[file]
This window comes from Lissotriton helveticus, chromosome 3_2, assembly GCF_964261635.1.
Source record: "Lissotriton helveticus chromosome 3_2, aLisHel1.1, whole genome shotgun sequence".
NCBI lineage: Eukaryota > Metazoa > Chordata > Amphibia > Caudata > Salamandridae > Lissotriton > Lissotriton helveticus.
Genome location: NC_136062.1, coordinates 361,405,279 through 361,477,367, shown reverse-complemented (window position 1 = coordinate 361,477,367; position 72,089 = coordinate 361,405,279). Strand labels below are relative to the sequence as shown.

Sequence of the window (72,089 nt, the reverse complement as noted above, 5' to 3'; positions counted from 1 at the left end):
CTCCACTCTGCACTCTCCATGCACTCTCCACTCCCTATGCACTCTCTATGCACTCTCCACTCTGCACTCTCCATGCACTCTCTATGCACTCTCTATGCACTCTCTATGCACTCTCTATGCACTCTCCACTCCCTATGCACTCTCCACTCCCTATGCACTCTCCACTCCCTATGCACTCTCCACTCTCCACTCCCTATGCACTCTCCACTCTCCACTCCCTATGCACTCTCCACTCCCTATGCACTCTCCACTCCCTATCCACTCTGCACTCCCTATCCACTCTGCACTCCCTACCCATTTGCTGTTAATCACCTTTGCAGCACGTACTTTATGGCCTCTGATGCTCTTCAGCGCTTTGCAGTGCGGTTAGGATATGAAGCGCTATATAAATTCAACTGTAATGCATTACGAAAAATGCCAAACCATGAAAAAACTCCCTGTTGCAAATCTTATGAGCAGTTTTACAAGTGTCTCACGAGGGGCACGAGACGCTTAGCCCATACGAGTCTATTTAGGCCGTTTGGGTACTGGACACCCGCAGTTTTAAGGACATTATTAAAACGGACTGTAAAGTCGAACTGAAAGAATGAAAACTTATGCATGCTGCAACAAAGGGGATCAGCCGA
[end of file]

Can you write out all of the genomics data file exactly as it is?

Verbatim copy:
This window comes from Lissotriton helveticus, chromosome 3_2, assembly GCF_964261635.1.
Source record: "Lissotriton helveticus chromosome 3_2, aLisHel1.1, whole genome shotgun sequence".
NCBI lineage: Eukaryota > Metazoa > Chordata > Amphibia > Caudata > Salamandridae > Lissotriton > Lissotriton helveticus.
Genome location: NC_136062.1, coordinates 361,405,279 through 361,477,367, shown reverse-complemented (window position 1 = coordinate 361,477,367; position 72,089 = coordinate 361,405,279). Strand labels below are relative to the sequence as shown.

Sequence of the window (72,089 nt, the reverse complement as noted above, 5' to 3'; positions counted from 1 at the left end):
CTCCACTCTGCACTCTCCATGCACTCTCCACTCCCTATGCACTCTCTATGCACTCTCCACTCTGCACTCTCCATGCACTCTCTATGCACTCTCTATGCACTCTCTATGCACTCTCTATGCACTCTCCACTCCCTATGCACTCTCCACTCCCTATGCACTCTCCACTCCCTATGCACTCTCCACTCTCCACTCCCTATGCACTCTCCACTCTCCACTCCCTATGCACTCTCCACTCCCTATGCACTCTCCACTCCCTATCCACTCTGCACTCCCTATCCACTCTGCACTCCCTACCCATTTGCTGTTAATCACCTTTGCAGCACGTACTTTATGGCCTCTGATGCTCTTCAGCGCTTTGCAGTGCGGTTAGGATATGAAGCGCTATATAAATTCAACTGTAATGCATTACGAAAAATGCCAAACCATGAAAAAACTCCCTGTTGCAAATCTTATGAGCAGTTTTACAAGTGTCTCACGAGGGGCACGAGACGCTTAGCCCATACGAGTCTATTTAGGCCGTTTGGGTACTGGACACCCGCAGTTTTAAGGACATTATTAAAACGGACTGTAAAGTCGAACTGAAAGAATGAAAACTTATGCATGCTGCAACAAAGGGGATCAGCCGA